"The first patrol car arrived in seven minutes; the paramedics three minutes later. Larkin thought it would end that night when the policemen finished their questions, but her nightmare had only begun.
In forty eight hours she would meet with agents from the Department of Justice and the U.S. Attorney’s. In six days, the first attempt would be made on her life. In eleven days she would meet a man named Joe Pike.
Everything in her world was about to change. And it began that night."

Here the future is used as a blunt instrument and I feel pummeled by the clamoring dread and expectation. “seven minutes,” “three minutes later,” “had only begun”, “In forty eight hours”, “In six days”, “In eleven days” “Everything was about to change”,” it began that night”: bang, bang, bang: eight time references in seven sentences and they hit you like a wrecking ball. Can Crais really have this little faith in the interest and attention span of his readers? It’s like the local news: “Something you’re doing RIGHT NOW may be KILLING YOU! Details at eleven.”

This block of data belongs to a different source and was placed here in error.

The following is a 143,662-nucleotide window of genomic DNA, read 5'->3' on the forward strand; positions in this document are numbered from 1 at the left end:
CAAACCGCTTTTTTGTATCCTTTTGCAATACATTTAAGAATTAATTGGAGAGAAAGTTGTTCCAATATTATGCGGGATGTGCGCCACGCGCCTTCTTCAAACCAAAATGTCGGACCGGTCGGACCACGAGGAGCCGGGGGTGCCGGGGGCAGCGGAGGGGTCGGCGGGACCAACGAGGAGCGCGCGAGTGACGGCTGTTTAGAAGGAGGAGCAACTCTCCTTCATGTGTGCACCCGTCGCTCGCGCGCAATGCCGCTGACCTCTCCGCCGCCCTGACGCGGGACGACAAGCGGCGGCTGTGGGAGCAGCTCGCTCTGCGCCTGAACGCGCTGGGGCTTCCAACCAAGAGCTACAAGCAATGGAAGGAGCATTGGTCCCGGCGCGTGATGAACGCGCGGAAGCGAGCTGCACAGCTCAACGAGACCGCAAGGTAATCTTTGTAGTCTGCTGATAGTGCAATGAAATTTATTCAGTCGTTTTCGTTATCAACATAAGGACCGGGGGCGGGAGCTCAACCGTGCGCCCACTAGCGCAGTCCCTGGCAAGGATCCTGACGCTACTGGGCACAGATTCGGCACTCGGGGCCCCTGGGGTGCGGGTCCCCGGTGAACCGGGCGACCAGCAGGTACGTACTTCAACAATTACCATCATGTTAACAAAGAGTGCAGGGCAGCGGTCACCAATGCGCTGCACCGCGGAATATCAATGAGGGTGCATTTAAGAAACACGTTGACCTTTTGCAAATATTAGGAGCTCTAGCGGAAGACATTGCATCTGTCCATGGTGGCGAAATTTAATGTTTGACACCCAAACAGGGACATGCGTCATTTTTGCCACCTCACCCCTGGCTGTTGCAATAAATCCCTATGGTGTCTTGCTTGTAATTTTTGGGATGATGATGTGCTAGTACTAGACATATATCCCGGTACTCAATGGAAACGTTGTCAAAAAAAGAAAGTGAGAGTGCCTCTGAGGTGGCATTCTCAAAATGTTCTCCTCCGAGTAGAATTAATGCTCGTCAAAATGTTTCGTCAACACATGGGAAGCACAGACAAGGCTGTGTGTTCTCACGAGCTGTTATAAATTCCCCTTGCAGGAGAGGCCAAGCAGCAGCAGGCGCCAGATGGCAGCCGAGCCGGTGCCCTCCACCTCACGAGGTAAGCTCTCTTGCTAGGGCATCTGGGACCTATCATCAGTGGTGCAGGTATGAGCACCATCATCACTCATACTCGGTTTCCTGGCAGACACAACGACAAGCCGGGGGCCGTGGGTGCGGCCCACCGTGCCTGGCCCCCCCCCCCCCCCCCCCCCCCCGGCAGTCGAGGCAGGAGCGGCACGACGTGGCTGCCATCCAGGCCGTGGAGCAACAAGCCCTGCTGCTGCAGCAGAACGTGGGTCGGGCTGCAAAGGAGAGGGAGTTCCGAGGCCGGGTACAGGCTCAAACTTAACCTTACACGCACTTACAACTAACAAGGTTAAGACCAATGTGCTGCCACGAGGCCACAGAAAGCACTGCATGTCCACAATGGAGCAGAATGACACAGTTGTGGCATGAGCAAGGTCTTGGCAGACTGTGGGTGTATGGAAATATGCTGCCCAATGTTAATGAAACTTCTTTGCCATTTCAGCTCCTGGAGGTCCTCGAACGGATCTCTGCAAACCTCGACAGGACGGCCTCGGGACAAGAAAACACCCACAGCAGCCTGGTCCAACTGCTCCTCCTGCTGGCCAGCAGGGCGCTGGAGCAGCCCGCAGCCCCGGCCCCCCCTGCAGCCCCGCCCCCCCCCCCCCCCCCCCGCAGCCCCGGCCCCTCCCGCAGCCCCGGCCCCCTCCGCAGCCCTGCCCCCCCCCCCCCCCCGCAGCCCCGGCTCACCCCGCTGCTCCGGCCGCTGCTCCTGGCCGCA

It’s a long slide down from Proust’s bumble-bee.

It’s hard to know, or perhaps to admit, where one fits on this scale. But in fact I’m writing a mystery and the pace is built in to the form. Eco talks about a “model reader”, whom the text invites but also creates. The book informs its audience how they should read it, and what they should expect to feel. Some books are a walk in Eco’s forest, some are a meditation or a discourse.

My book is a treasure hunt. And I’m the guide. These people are following me for two connected reasons: they want the treasure and I know how to find it. Pointing out the lovely views or the unusual fauna en route is fine, up to a very limited point. They’re not following me because I have the guidebook.

They’re following me because I have the map.